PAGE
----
Several film watchers spent the first half of Tuesday, April 9, waiting for the release of ‘Tabaah Ho Gaye’, the latest song from director Abhishek Verman’s forthcoming period film Kalank. After all, it was a dance number picturised on Madhuri Dixit, in the role of Bahaar Begum, and sung by Shreya Ghoshal.
Co-producer Karan Johar had earlier released three songs, composed by Pritam and written by Amitabh Bhattacharya. Considering Dixit’s mass appeal, this was indeed a smart marketing move, creating some hype just before the film’s release. The announcement was followed by a media interaction round by Dixit, before the song was actually put out. The staggered release of Kalank’s soundtrack demonstrates how the marketing of film music has changed in the era of YouTube and online streaming. Today, with many listeners accessing music online, it makes sense to put out songs in phases or as singles, as against the earlier practice of releasing the entire album in one go. Who knows, more Kalank songs may be in store.
Making a mark
For Pritam, the film comes at a crucial time, as his last release was Raabta in 2017. Moreover, other period films like Kesari (various composers) and Manikarnika: The Queen Of Jhansi (Shankar-Ehsaan-Loy) have been released in the recent past. Clearly then, there will be pressure to produce an album that stands out. Over the past 15 years, Pritam’s own career has had its ups and downs. Often accused of plagiarising lesser-known Arabic, African and Oriental tunes, he’s also had some big hits in the past Dhoom (2004), Gangster (2006), Jab We Met (2007), Barfi! (2012), Cocktail (2012), Ae Dil Hai Mushkil (2016) and Jagga Jasoos (2017).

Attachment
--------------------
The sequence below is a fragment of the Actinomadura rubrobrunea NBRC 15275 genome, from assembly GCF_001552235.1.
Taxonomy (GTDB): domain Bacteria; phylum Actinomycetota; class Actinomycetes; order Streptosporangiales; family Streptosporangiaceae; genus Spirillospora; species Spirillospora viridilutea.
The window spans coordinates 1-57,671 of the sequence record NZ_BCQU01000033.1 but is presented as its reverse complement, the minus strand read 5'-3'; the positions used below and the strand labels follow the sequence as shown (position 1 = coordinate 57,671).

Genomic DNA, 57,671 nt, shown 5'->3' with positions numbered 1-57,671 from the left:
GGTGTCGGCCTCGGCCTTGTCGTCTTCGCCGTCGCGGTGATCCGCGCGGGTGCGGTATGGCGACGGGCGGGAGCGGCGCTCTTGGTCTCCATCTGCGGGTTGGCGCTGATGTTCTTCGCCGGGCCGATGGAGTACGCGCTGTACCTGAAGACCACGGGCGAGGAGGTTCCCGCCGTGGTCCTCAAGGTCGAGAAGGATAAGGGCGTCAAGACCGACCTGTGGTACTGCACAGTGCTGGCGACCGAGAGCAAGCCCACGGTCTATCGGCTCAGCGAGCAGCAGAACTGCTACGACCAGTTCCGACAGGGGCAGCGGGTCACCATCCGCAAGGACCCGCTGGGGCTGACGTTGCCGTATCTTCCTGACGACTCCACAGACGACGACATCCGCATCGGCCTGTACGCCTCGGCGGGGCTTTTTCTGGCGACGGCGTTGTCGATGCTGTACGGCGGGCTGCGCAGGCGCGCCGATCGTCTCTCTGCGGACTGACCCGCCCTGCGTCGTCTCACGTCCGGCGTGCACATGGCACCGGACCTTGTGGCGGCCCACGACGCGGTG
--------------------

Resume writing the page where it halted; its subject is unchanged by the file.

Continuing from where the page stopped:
Musically, Kalank is one of the better soundtracks to have been released in the past couple of years, despite a few instances of deja vu. ‘Ghar More Pardesiya’, sung by Ghoshal with Vaishali Mhade, has been picturised exquisitely on Alia Bhatt, Varun Dhawan and Dixit. ‘First Class’, by Arijit Singh and Neeti Mohan, is based on a folk tune and is catchy enough to attract the masses. Though Singh’s title tune has been well-orchestrated, one is also reminded of Ajit Singh’s ‘Woh Beete Din Yaad Hai’ from the 1984 movie Purana Mandir. As for the Kalank theme, haven’t we heard it in The Flash teleserial?
On ‘Tabaah Ho Gaye’, a simple melody line is aided by stylish choreography (Saroj Khan and Remo D’Souza), vibrant rhythms and catchy chorus lines, though Bhattacharya’s lyrics sound too ordinary (“Ke tumse judaa ho ke hum, tabaah ho gaye”). Yet, the good thing about these songs is that they focus on acoustic instruments, including the sitar, sarod, mandolin and tabla, besides large string sections.
Despite the Devdas/ Sanjay Leela Bhansali hangover, Kalank is definitely a feather in Pritam’s cap. Most important, it is a welcome development at a time when most of what we hear is clearly sub-standard. It’s enough to make you, want to watch the film.